getErrorMesssage('@', 'egg', 'gq') returns '@ is not a letter!'
getErrorMesssage('z', 'egg', 'gq') returns 'z is not in the word!'
``````

Note: the next part (the game) is not autograded.
1. Guess-the-word Game [50 pts]
First, be sure to have successfully completed all the exercises above (because you will need those functions here!). Then, be sure to carefully watch this helpful that explains the Guess-the-word Game you will write here.

Note: when we grade this game, we will not test any special keys (such as 'Up' or 'Tab', etc). We will only test using letters, digits, and punctuation. However, if you wish to make these work properly, you might just test if `(len(event.key) == 1)`.

To get started, after you watch the video, be sure to write your code for this game in hw3.py, in the place we already provided for you in the file below the #ignore_rest line so the autograder does not get confused by it (since this part is not autograded). Have fun!

Hint: we included init(data) in the starter file -- you are welcome to edit that if you wish, though there is no need to do so. The only two functions you have to write here are keyPressed(event, data) and drawAll(canvas, data).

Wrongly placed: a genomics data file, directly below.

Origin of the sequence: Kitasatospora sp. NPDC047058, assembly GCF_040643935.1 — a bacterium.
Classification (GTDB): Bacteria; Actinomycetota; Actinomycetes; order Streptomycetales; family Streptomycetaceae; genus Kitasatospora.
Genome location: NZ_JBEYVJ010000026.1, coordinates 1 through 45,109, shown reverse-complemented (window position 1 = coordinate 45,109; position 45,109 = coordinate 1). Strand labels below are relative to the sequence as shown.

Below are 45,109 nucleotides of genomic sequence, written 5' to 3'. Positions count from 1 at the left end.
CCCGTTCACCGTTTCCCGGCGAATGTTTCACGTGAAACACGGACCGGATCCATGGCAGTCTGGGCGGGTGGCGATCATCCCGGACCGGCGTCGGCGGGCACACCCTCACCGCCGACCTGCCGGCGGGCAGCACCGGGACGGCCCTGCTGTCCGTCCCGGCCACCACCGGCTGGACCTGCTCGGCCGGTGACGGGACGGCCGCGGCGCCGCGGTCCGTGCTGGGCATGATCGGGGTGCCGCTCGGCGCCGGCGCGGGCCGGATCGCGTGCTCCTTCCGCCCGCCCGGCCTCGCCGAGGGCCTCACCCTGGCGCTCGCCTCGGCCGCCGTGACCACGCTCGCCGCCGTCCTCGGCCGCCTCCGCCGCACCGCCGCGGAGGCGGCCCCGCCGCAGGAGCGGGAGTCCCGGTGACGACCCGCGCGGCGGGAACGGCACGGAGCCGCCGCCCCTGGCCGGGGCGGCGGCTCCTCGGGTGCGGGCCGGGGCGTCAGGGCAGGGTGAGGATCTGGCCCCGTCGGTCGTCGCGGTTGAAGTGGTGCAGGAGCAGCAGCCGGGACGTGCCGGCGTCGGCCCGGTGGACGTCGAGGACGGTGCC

Note: the next function is bonus/optional.
1. Bonus/Optional: longestDigitRun(n) [2.5 pts]
Write the function longestDigitRun(n) that takes a possibly-negative int value n and returns the digit that has the longest consecutive run, or the smallest such digit if there is a tie. So, longestDigitRun(117773732) returns 7 (because there is a run of 3 consecutive 7's), as does longestDigitRun(-677886).

2. Bonus/Optional: guess-the-word graphics [up to 2 pts]
The guess-the-word game from above often comes with some sort of graphics, where a picture is drawn in pieces. Each time you miss a letter, another part of the picture is drawn. When the entire picture is drawn, you lose. Similarly, you could start with a complete picture and remove parts, and lose when the picture is entirely gone. Or something like that, only different. You get the idea. Mainly for fun, but also for up to 2 pts of bonus, you can add some guess-the-word graphics of this kind to your hw3 submission. Be really clever and have fun with it!